The U.S. Wants to Negotiate a Prisoner Swap with the Taliban

A POW-MIA flag flies in front of a pharmacy displaying a sign in support of bringing home U.S. Army Sgt. Bowe Bergdahl, who is currently being held captive by the Taliban in Afghanistan. A POW-MIA flag flies in front of a pharmacy displaying a sign in support of bringing home U.S. Army Sgt. Bowe Bergdahl, who is currently being held captive by the Taliban in Afghanistan. Jae C. Hong/AP

American officials are attempting to reopen negotiations with the Taliban in order to secure the release of Bowe Bergdahl, an Army Sergeant who was captured in Afghanistan in 2009. The negotiations over Bergdahl have been dormant for a while, but, according to The Washington Post, U.S. officials are trying to escalate talks as a year-end deadline for U.S. withdrawal from Afghanistan looms.

There are currently no immediate plans to negotiate with the Haqqani, who are part of the broader Taliban insurgency but separate operationally, but the proposal would be to release five prisoners from Guantanamo Bay in exchange for Bergdahl. American intelligence recently obtained video confirming that Bergdahl was alive—a question that had previously been unanswered for the past three years.

State Department spokeswomen Jen Psaki did not discuss details with the AFP, but told them that, "there should be no doubt that we work every day -- using our military, intelligence and diplomatic tools -- to try to see Sergeant Bergdahl returned home safely." American negotiators have apparently been trying to strike up talks for a while, but received little response from the Taliban on the receiving end. The captive's exact whereabouts are unknown, though he is believed to be in Pakistan, and a rescue mission has been considered infeasible for quite some time.

Stay up-to-date with federal news alerts and analysis — Sign up for GovExec's email newsletters.
FROM OUR SPONSORS
JOIN THE DISCUSSION
Close [ x ] More from GovExec
 
 

Thank you for subscribing to newsletters from GovExec.com.
We think these reports might interest you:

  • Forecasting Cloud's Future

    Conversations with Federal, State, and Local Technology Leaders on Cloud-Driven Digital Transformation

    Download
  • The Big Data Campaign Trail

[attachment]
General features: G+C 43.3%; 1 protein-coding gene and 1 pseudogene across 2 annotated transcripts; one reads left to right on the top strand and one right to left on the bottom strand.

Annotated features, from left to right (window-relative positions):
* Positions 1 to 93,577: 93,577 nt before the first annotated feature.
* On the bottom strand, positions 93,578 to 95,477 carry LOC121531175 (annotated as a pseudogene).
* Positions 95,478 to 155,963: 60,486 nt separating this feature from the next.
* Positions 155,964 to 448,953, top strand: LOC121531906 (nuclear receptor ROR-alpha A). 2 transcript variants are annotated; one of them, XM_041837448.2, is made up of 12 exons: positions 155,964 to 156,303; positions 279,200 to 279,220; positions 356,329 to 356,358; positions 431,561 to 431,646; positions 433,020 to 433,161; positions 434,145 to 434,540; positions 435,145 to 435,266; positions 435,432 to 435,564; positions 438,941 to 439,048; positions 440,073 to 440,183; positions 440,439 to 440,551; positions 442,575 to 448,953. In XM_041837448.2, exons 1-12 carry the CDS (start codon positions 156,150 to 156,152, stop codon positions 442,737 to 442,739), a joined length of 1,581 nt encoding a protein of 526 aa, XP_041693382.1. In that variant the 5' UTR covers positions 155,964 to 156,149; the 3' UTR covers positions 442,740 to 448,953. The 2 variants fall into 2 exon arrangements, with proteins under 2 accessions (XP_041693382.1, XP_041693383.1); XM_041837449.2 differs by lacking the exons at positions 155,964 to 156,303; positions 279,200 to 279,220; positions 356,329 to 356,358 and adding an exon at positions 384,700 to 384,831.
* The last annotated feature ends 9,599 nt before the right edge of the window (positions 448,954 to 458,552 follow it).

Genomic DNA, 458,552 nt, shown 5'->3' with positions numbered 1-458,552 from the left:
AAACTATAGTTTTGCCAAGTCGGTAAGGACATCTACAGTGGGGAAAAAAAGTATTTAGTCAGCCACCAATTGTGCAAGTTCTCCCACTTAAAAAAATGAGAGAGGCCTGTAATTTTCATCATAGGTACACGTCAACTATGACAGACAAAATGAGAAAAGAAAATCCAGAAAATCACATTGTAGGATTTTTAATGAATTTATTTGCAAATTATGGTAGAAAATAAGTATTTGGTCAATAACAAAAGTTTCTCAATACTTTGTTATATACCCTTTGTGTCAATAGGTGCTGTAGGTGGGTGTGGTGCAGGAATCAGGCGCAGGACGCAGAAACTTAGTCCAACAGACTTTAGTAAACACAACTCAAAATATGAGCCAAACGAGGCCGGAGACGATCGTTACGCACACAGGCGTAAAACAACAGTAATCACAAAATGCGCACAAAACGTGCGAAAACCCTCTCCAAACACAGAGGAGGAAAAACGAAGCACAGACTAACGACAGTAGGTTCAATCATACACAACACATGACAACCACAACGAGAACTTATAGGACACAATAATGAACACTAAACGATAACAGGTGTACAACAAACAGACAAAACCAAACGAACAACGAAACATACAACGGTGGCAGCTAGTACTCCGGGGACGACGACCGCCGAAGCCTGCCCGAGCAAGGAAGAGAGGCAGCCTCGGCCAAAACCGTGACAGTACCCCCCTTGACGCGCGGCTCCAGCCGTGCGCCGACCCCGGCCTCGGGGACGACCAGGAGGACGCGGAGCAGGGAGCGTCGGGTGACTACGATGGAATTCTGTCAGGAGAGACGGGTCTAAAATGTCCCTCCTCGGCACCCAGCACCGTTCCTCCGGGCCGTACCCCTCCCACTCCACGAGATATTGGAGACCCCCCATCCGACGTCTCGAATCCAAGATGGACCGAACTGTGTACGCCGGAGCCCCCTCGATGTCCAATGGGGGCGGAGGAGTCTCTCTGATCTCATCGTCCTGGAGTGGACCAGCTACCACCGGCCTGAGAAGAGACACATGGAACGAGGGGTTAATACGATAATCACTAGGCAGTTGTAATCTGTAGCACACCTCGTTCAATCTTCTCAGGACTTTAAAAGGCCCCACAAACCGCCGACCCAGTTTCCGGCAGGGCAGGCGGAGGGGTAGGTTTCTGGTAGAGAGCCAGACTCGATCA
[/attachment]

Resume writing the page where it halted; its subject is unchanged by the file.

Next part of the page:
With everyone so focused on security following recent breaches at federal, state and local government and education institutions, there has been little emphasis on the need for better operations. This report breaks down some of the biggest operational challenges in IT management and provides insight into how agencies and leaders can successfully solve some of the biggest lingering government IT issues.

    Download
  • Communicating Innovation in Federal Government

    Federal Government spending on ‘obsolete technology’ continues to increase. Supporting the twin pillars of improved digital service delivery for citizens on the one hand, and the increasingly optimized and flexible working practices for federal employees on the other, are neither easy nor inexpensive tasks. This whitepaper explores how federal agencies can leverage the value of existing agency technology assets while offering IT leaders the ability to implement the kind of employee productivity, citizen service improvements and security demanded by federal oversight.

    Download
  • IT Transformation Trends: Flash Storage as a Strategic IT Asset

    MIT Technology Review: Flash Storage As a Strategic IT Asset For the first time in decades, IT leaders now consider all-flash storage as a strategic IT asset. IT has become a new operating model that enables self-service with high performance, density and resiliency. It also offers the self-service agility of the public cloud combined with the security, performance, and cost-effectiveness of a private cloud. Download this MIT Technology Review paper to learn more about how all-flash storage is transforming the data center.

    Download
  • Ongoing Efforts in Veterans Health Care Modernization

    This report discusses the current state of veterans health care

    Download

When you download a report, your information may be shared with the underwriters of that document.